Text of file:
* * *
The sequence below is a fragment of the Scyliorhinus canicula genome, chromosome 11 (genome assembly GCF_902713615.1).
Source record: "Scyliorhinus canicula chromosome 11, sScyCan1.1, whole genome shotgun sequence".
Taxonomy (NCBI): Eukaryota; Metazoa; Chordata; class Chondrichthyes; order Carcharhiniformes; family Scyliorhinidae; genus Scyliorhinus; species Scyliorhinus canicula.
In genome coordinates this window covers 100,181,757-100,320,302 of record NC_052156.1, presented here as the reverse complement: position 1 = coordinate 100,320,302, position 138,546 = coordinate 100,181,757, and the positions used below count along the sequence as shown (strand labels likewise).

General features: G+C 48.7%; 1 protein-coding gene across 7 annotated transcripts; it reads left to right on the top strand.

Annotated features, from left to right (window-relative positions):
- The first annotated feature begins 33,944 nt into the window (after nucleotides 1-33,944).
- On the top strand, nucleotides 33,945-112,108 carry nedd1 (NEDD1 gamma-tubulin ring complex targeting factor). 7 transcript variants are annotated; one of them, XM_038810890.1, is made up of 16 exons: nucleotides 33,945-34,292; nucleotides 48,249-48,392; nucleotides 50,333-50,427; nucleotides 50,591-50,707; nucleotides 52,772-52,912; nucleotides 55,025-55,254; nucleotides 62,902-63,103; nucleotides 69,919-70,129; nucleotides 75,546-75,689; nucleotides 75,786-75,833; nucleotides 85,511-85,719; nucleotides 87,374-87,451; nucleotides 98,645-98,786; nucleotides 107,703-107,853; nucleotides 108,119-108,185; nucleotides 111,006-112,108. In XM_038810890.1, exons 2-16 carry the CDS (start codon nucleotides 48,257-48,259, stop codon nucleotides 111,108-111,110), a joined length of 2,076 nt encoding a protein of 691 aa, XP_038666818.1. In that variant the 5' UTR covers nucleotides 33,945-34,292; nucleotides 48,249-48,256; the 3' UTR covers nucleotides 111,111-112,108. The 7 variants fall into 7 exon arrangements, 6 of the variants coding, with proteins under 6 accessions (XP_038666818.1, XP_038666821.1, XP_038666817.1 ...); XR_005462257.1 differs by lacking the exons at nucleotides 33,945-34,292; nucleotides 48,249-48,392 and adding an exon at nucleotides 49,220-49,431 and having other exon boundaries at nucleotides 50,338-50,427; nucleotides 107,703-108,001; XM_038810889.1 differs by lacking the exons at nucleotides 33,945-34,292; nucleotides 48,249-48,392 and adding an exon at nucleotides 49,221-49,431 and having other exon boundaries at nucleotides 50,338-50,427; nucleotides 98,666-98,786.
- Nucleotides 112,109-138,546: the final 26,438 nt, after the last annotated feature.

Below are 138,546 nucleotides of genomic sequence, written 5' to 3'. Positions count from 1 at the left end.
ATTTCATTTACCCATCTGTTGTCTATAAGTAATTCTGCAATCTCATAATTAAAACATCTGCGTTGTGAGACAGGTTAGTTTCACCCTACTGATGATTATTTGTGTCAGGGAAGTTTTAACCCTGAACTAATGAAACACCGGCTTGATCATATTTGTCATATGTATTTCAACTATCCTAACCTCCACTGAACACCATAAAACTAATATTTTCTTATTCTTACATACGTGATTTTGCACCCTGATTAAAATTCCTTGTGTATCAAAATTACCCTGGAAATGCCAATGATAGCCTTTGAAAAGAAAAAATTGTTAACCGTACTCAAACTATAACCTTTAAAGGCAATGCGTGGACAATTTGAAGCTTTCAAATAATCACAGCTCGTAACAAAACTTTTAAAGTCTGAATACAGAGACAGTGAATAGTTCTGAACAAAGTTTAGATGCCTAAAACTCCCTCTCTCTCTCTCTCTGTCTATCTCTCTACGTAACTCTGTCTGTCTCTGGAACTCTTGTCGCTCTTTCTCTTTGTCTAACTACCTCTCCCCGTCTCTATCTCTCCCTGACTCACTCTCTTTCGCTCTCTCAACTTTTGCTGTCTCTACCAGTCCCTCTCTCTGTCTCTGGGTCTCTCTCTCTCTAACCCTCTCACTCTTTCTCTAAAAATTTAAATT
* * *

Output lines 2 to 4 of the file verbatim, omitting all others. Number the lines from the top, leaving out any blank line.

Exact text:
Source record: "Scyliorhinus canicula chromosome 11, sScyCan1.1, whole genome shotgun sequence".
Taxonomy (NCBI): Eukaryota; Metazoa; Chordata; class Chondrichthyes; order Carcharhiniformes; family Scyliorhinidae; genus Scyliorhinus; species Scyliorhinus canicula.
In genome coordinates this window covers 100,181,757-100,320,302 of record NC_052156.1, presented here as the reverse complement: position 1 = coordinate 100,320,302, position 138,546 = coordinate 100,181,757, and the positions used below count along the sequence as shown (strand labels likewise).